Java HttpSession done right

Dealing with problems with Tomcat session manager
Solution with Spring Session as session tier
and Redis database as session store

The Problem

In web applications, there are always data needed to be stored in http session. Java uses javax.servlet.http.HttpSession class for this. But this interface also needs implementation, which will take data we want in session, bind it with some unique session identifier, and store it in memory or on disc for later usage.
This implementation is usually web container specific. As the most java web applications use Tomcat as container, there this concept is known as Session management component and implemented in org.apache.catalina.session.StandardManager class.

This usually works well. Especially if you run it on local machine with single Tomcat server instance, during development. But problem might arise in production. Web container might not be Tomcat, but some other servlet, Java EE or web profile implementation. In cloud environments, there can be multiple server instances where our web application is deployed. Requests from one user should be served from the same instance, but for various reasons this may be not the case.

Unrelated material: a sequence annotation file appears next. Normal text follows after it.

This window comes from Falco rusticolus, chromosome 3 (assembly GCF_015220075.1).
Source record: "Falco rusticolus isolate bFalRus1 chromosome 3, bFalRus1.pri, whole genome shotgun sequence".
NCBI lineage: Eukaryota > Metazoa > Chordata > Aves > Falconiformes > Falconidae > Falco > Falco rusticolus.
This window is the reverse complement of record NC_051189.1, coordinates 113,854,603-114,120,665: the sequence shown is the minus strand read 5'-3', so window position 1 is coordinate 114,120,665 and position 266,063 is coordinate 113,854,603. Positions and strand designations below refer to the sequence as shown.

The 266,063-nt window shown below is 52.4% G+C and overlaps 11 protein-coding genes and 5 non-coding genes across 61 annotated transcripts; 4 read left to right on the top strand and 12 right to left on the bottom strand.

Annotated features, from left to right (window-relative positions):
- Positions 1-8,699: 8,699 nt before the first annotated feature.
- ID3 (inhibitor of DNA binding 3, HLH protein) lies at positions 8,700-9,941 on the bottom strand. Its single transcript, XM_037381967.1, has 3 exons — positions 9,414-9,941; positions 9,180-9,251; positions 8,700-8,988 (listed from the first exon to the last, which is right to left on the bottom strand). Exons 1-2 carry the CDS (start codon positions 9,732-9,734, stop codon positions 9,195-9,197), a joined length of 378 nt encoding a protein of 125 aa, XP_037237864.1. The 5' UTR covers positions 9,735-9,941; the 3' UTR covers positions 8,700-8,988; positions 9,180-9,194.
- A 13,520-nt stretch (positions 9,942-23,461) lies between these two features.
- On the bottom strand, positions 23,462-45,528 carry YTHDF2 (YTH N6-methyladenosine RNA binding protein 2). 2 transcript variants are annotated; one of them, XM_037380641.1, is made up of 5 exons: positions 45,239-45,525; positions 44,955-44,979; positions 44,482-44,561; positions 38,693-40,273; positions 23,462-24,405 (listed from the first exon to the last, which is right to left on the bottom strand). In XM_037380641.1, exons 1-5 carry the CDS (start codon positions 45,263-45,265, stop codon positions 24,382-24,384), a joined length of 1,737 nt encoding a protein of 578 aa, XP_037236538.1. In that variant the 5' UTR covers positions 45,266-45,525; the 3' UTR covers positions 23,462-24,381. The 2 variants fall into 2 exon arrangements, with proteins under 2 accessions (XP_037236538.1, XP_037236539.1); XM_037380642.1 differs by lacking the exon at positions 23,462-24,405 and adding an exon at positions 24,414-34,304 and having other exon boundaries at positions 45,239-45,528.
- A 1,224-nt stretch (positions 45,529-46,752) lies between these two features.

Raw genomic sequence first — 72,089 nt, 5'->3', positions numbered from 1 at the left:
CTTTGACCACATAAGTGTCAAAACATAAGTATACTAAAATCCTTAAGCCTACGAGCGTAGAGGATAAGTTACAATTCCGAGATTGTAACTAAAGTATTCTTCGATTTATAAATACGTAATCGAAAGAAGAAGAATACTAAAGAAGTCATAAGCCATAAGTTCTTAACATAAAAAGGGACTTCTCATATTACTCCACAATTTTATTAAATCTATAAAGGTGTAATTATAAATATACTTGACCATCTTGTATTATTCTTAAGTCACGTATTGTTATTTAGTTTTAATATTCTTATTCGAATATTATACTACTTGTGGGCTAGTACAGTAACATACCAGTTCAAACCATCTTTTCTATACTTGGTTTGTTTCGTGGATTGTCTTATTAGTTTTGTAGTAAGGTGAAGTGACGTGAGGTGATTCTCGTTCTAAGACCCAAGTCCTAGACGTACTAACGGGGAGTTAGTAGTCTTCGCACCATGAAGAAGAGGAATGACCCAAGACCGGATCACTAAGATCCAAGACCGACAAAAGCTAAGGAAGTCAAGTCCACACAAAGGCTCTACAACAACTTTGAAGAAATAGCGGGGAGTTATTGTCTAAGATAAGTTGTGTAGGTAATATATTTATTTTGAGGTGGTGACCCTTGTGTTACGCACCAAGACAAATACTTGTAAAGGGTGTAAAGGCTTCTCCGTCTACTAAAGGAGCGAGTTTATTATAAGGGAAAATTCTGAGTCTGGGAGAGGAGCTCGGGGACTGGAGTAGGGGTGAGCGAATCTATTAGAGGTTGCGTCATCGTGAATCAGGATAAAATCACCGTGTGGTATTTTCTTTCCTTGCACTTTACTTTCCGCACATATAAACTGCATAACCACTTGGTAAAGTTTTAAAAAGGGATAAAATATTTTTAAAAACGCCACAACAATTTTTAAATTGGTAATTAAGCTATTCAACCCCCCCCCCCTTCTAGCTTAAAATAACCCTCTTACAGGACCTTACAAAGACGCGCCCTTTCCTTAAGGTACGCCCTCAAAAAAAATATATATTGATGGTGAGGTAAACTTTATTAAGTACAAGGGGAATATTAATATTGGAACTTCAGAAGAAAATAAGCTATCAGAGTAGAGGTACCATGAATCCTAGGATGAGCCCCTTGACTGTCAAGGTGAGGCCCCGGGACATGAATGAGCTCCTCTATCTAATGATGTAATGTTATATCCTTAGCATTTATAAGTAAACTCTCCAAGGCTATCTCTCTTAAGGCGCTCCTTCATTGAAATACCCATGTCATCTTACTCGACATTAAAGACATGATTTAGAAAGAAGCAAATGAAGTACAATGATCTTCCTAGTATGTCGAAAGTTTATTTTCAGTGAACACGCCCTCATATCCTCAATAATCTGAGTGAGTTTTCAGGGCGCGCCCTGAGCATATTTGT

All this leads to lost session data. Which is also hard to spot, as everything works well in local environment. And there are no server errors, just HttpSession attributes are not there. This happened to me with Openshift online cloud environment. Hence, I applied approach described here and solved the problem.

Solution and implementation

As with many other things, guys from Spring recognized this problem and came with unified neat solution. It's Spring Session project. I already use Spring as basic app container and web mvc framework, so using Spring Session introduces little changes.
And as sessions need to be stored in some kind of data management tool, Spring chose Redis for this.

All the wiring and configuration is explained here.
It's all well explained, but if you run into problems making everything work as I did, here are few hints:

  • Spring Session works well with Redis versions 2.8 and above, so make sure to install one of these
  • The same is true if you use Openshift as deploy platform. Redis is available as cartridge, but there are several of them. Find one which installs Redis 2.8+
  • When you install Redis on Openshift, JedisConnectionFactory described in article above must also be configured to use specific port and host. It should be configured like this
    <bean class=""